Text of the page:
The term has its origin in Christianity, and its use is most commonly restricted to that context, and to closely related religions such as Judaism or Islam. Sometimes, however, the term is extended to any study of a religion which begins with the assumption of that religion's truth. Yet, it is questionable whether its application to religions widely different from Christianity is appropriate — the term itself assumes God, yet not all religions revolve around God. For example, in Buddhism, God does not play a major role; yet some will still speak of Buddhist theology.
Theology can be distinguished from the philosophy of religion — theology starts by assuming the truth of a particular religion, such as Christianity, and seeks to discover the consequences of that assumption. Philosophy of religion claims to base itself on neutral principles which persons of any religion or none could endorse, and then seeks to analyse and evaluate religious claims from that base.
It encompasses an array of beliefs and doctrines which come to society by Scripture or tradition. Different theological views have been sufficient grounds for believers to divide from one another. Catholics do not accept much of Protestant theology, and Christians in general do not accept Mormon theology.
There are actually several broad categories of Christian theology, some of which also encompass several broad areas of study.
Biblical theology is the use of exegesis (the process of determining what a particular scriptural text correctly means) to facilitate a general study of scriptural revelation presented in the Bible. Biblical theology encompases a number of different approaches: such as trying to understand the teaching of the Bible as a whole on a particular topic; or a study of how the approach to that topic has changed from book to book; or an attempt to analyse in depth the teaching of one particular book, or a set of related books (eg. Paul's epistles, or the Synoptic gospels, or the Pentateuch)
Systematic theology attempts to produce a systematic presentation of all that is known about a specific theological topic. This will include an analysis of all relevant scriptural teaching on the issue, across the entirety of the Bible. In the Catholic and Eastern approaches, it also will include consideration of Tradition and the teaching of the Magisterium. In any case, the resources of philosophy, and all relevant of fields of human thought, will be brought to assist.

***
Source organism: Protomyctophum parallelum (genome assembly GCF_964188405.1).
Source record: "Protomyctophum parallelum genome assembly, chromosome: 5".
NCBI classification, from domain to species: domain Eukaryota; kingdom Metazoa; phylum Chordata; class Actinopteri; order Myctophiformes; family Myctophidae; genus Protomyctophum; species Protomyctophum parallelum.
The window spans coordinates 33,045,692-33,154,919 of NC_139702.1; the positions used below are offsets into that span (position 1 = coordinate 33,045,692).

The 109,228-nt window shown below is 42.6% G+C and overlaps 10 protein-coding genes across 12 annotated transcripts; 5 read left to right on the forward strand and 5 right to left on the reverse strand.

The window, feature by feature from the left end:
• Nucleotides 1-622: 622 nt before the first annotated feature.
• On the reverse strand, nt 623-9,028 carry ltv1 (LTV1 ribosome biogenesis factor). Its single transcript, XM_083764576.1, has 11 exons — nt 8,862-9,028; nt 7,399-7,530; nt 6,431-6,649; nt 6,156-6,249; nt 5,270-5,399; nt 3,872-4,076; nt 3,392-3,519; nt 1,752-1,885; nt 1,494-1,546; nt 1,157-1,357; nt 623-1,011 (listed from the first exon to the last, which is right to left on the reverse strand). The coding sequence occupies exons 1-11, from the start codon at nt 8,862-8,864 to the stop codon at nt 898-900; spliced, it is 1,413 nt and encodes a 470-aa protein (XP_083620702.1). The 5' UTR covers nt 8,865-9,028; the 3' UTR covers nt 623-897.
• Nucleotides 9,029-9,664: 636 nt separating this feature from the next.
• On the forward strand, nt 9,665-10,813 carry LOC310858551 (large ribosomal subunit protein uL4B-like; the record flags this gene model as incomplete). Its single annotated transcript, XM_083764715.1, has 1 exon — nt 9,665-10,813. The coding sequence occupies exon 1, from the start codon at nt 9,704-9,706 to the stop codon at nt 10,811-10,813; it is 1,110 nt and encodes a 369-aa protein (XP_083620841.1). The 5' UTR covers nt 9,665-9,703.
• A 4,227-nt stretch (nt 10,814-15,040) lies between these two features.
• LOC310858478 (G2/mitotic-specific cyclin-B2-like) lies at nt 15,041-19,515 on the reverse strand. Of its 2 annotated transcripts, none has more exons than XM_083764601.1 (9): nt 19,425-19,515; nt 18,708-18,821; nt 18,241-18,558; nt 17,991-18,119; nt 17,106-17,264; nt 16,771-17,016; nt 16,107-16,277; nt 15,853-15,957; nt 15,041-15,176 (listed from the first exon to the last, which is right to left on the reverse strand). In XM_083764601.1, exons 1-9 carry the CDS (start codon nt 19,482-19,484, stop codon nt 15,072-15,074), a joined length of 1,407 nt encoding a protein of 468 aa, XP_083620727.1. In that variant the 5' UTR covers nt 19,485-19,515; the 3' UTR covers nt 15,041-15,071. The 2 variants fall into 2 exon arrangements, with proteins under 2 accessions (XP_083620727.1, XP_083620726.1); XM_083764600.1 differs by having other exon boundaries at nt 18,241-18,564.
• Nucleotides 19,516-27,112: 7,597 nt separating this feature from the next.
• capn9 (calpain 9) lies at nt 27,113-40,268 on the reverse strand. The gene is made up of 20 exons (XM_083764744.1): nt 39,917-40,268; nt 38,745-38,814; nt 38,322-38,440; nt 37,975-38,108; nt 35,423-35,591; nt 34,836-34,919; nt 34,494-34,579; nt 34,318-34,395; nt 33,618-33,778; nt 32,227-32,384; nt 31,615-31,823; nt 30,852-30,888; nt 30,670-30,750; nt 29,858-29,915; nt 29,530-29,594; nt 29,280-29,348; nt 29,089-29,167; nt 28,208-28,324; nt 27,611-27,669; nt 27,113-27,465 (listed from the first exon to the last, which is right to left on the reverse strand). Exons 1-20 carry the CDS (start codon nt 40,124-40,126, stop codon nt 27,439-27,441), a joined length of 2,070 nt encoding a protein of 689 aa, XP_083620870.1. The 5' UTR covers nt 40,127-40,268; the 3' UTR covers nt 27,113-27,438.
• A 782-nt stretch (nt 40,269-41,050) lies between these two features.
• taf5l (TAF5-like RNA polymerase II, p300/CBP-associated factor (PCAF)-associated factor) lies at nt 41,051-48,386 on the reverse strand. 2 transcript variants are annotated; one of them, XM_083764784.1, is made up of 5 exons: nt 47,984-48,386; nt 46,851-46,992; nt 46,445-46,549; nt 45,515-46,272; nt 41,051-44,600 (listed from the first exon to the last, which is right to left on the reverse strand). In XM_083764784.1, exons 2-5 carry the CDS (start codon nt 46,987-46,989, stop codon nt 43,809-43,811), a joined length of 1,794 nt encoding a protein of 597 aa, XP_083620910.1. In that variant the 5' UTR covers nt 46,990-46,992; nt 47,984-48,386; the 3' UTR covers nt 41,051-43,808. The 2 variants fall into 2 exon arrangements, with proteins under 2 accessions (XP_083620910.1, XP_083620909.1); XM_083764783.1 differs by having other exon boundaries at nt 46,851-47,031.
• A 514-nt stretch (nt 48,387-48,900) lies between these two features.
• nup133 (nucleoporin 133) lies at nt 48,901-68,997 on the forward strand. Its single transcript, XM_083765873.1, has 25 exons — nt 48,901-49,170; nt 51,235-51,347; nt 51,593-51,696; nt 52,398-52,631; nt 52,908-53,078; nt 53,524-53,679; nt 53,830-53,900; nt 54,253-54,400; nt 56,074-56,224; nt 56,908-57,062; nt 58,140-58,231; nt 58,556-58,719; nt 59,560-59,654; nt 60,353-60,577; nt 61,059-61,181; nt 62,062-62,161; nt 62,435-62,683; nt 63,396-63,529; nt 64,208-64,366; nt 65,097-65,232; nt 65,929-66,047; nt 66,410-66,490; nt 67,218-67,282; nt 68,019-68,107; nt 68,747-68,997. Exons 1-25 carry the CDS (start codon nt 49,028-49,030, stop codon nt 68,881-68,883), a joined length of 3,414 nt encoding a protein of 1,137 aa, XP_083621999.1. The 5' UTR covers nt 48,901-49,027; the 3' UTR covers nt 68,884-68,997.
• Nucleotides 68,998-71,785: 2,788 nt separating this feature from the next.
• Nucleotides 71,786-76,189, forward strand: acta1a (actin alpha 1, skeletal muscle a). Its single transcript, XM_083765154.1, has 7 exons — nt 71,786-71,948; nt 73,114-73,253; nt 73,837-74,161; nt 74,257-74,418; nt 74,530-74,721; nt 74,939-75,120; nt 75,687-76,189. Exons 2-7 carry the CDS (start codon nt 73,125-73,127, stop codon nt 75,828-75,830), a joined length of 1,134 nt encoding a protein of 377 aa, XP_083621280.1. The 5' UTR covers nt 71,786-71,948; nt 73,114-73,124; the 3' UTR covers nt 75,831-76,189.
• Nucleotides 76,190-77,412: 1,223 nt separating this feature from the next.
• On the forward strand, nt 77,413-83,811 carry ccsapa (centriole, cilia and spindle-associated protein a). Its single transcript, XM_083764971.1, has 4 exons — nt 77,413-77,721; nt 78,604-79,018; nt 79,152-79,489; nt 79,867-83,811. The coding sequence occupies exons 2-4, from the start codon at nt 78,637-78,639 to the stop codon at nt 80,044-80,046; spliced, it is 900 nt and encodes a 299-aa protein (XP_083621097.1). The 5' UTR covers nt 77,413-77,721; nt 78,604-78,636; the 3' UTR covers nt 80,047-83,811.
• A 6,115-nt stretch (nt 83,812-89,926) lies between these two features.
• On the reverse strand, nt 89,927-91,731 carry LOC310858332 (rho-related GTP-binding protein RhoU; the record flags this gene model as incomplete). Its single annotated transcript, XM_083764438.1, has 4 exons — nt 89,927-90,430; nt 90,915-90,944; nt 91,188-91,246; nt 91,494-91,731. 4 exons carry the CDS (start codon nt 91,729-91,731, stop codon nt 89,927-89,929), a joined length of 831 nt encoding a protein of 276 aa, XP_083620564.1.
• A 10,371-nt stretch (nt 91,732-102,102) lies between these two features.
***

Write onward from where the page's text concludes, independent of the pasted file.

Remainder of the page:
There are several areas of study in systematic theology.
|Name||Area of Study|
|Mariology||The Virgin Mary (primarily in Catholicism and the Eastern Churches)|
|Sacramental theology||The Sacraments (primarily a Catholic discipline)|
Practical theology is the study of how to apply theological truths to the life of the individual, the Church, and the world. Subdivisions of practical theology include:
- apologetics: The study of theological topics for the purpose of defending Christian doctrine. The purposes of apologetics are to answer criticism, correct distortion and provide evidence of the credibility of Christian doctrine.
- ascetical theology: the study of Christian asceticism
- homiletics: The study of preaching, including how to best fit the Christian message to one's audience. Includes also the study of rhetoric as applied to preaching
- hymnology: the study of hymns, including their theological aspects
- missiology: the study of missions
- moral theology: Christian moral teaching, and its application to the pressing ethical questions of the contemporary world
- mystical theology: the study of Christian mysticism
- pastoral theology: The study of the care and spiritual formation of believers, especially as this is a duty of those called to ministry
- political theology: The application of Christian teaching to the field of politics
- liturgiology (or liturgical theology): Study of liturgy, especially when that is perceived a theological rather than purely historical discipline. (The term liturgics can be a synonym, but can also imply an approach seen as more historical than theological.) This discipline is primarily restricted to the liturgical denominations (Roman Catholicism, the Eastern Churches, Anglicanism and Lutheranism)
Practical theology draws on systematic, biblical and philosophical theology as its sources, and then seeks to apply those findings to practical matters of Christian life.
Philosophical theology is the study of theological topics through the use of philosophical tools and methods, and through the study of nature apart from revelation presented in the Bible (this concept is called general revelation).
Historical theology is the study of how believers throughout history have understood theological topics. Historical theology is useful, both as a study in its own right, but also for the help it can provide to systematic theology — a knowledge of the historical origins and context of various theological doctrines can be helpful in understanding them — and a knowledge of the controversies and heresies of the past can be invaluable in understanding the present, due to history's habit of repeating itself. Essentially, historical theology is the study of the post-biblical history of Christian thought, while biblical theology is the same study with respect to the biblical period. It is closely connected to, but not identical with, the field of church history.
- heresiology is the study of heresies, of doctrinal deviations from the truth, both in the present-day and throughout the history of the Church